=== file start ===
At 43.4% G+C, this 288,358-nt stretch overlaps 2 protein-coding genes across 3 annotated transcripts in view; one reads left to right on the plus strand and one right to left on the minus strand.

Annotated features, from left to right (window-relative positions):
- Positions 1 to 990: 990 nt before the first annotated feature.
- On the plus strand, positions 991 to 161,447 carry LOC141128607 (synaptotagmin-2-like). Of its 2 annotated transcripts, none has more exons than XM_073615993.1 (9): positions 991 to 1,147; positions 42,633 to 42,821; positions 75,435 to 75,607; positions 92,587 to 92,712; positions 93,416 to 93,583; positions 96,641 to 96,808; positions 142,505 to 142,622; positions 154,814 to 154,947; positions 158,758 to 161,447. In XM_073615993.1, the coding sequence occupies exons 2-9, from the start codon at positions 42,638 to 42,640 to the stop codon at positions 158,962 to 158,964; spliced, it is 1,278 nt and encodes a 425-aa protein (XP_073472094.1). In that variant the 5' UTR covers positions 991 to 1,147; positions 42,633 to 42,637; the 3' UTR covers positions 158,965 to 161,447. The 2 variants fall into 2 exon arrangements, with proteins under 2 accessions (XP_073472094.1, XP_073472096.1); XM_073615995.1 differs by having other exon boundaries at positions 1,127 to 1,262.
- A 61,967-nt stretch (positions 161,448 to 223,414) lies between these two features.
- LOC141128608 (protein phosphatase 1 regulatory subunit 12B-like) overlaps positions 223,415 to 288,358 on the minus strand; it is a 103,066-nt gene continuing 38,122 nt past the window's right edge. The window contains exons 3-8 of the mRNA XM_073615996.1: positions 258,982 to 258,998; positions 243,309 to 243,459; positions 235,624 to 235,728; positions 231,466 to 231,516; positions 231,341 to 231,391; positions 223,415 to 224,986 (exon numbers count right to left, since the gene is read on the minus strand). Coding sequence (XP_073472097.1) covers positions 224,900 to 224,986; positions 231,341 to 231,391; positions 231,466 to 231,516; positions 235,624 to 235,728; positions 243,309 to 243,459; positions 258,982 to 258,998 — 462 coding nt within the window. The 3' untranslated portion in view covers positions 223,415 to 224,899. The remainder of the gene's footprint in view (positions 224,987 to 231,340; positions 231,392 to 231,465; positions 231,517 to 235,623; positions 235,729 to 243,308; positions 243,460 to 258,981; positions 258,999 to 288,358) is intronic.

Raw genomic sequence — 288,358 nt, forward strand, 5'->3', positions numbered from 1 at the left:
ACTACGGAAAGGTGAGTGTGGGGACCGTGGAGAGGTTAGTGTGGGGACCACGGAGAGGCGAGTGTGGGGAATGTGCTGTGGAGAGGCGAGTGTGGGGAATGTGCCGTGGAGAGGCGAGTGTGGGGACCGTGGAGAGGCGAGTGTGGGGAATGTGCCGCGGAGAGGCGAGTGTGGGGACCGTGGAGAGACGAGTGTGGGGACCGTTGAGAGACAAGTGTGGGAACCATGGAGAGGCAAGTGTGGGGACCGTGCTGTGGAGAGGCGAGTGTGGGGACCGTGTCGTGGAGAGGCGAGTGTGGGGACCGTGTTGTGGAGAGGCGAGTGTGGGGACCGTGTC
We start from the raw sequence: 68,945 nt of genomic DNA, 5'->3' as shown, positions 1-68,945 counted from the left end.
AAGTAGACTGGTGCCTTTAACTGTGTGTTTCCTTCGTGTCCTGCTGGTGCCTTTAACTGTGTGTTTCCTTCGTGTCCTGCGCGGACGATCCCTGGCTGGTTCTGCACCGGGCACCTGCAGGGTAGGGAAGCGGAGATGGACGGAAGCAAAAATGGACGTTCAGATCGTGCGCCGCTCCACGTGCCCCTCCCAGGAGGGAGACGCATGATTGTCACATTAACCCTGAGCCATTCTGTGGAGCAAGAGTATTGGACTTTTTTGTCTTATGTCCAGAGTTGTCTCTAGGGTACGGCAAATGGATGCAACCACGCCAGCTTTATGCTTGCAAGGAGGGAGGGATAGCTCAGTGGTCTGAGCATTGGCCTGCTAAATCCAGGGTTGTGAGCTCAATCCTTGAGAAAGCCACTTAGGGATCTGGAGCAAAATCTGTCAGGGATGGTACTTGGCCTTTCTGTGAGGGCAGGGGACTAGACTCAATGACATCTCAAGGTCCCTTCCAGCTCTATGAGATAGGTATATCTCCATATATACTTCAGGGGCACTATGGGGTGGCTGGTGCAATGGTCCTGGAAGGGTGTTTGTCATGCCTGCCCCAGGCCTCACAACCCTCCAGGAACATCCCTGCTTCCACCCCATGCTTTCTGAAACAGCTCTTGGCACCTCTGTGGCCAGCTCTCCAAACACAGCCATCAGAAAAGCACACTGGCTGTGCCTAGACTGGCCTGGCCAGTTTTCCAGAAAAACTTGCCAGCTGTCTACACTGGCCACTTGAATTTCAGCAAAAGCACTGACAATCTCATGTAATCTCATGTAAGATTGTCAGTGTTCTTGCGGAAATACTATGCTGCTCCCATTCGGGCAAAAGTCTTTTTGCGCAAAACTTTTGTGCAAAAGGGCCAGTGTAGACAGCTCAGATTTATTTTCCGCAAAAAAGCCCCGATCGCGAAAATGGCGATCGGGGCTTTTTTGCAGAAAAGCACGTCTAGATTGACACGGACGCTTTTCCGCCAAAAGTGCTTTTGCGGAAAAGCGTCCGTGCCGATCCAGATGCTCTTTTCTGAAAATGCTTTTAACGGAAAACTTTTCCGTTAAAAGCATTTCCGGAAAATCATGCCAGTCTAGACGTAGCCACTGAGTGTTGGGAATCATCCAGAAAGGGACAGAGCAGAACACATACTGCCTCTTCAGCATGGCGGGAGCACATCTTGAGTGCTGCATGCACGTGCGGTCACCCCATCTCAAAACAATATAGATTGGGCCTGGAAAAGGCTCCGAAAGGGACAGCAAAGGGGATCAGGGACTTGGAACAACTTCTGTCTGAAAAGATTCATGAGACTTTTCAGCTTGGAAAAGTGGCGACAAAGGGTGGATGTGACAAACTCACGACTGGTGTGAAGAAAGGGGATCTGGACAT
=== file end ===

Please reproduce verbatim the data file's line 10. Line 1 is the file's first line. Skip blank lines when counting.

AAGTAGACTGGTGCCTTTAACTGTGTGTTTCCTTCGTGTCCTGCTGGTGCCTTTAACTGTGTGTTTCCTTCGTGTCCTGCGCGGACGATCCCTGGCTGGTTCTGCACCGGGCACCTGCAGGGTAGGGAAGCGGAGATGGACGGAAGCAAAAATGGACGTTCAGATCGTGCGCCGCTCCACGTGCCCCTCCCAGGAGGGAGACGCATGATTGTCACATTAACCCTGAGCCATTCTGTGGAGCAAGAGTATTGGACTTTTTTGTCTTATGTCCAGAGTTGTCTCTAGGGTACGGCAAATGGATGCAACCACGCCAGCTTTATGCTTGCAAGGAGGGAGGGATAGCTCAGTGGTCTGAGCATTGGCCTGCTAAATCCAGGGTTGTGAGCTCAATCCTTGAGAAAGCCACTTAGGGATCTGGAGCAAAATCTGTCAGGGATGGTACTTGGCCTTTCTGTGAGGGCAGGGGACTAGACTCAATGACATCTCAAGGTCCCTTCCAGCTCTATGAGATAGGTATATCTCCATATATACTTCAGGGGCACTATGGGGTGGCTGGTGCAATGGTCCTGGAAGGGTGTTTGTCATGCCTGCCCCAGGCCTCACAACCCTCCAGGAACATCCCTGCTTCCACCCCATGCTTTCTGAAACAGCTCTTGGCACCTCTGTGGCCAGCTCTCCAAACACAGCCATCAGAAAAGCACACTGGCTGTGCCTAGACTGGCCTGGCCAGTTTTCCAGAAAAACTTGCCAGCTGTCTACACTGGCCACTTGAATTTCAGCAAAAGCACTGACAATCTCATGTAATCTCATGTAAGATTGTCAGTGTTCTTGCGGAAATACTATGCTGCTCCCATTCGGGCAAAAGTCTTTTTGCGCAAAACTTTTGTGCAAAAGGGCCAGTGTAGACAGCTCAGATTTATTTTCCGCAAAAAAGCCCCGATCGCGAAAATGGCGATCGGGGCTTTTTTGCAGAAAAGCACGTCTAGATTGACACGGACGCTTTTCCGCCAAAAGTGCTTTTGCGGAAAAGCGTCCGTGCCGATCCAGATGCTCTTTTCTGAAAATGCTTTTAACGGAAAACTTTTCCGTTAAAAGCATTTCCGGAAAATCATGCCAGTCTAGACGTAGCCACTGAGTGTTGGGAATCATCCAGAAAGGGACAGAGCAGAACACATACTGCCTCTTCAGCATGGCGGGAGCACATCTTGAGTGCTGCATGCACGTGCGGTCACCCCATCTCAAAACAATATAGATTGGGCCTGGAAAAGGCTCCGAAAGGGACAGCAAAGGGGATCAGGGACTTGGAACAACTTCTGTCTGAAAAGATTCATGAGACTTTTCAGCTTGGAAAAGTGGCGACAAAGGGTGGATGTGACAAACTCACGACTGGTGTGAAGAAAGGGGATCTGGACAT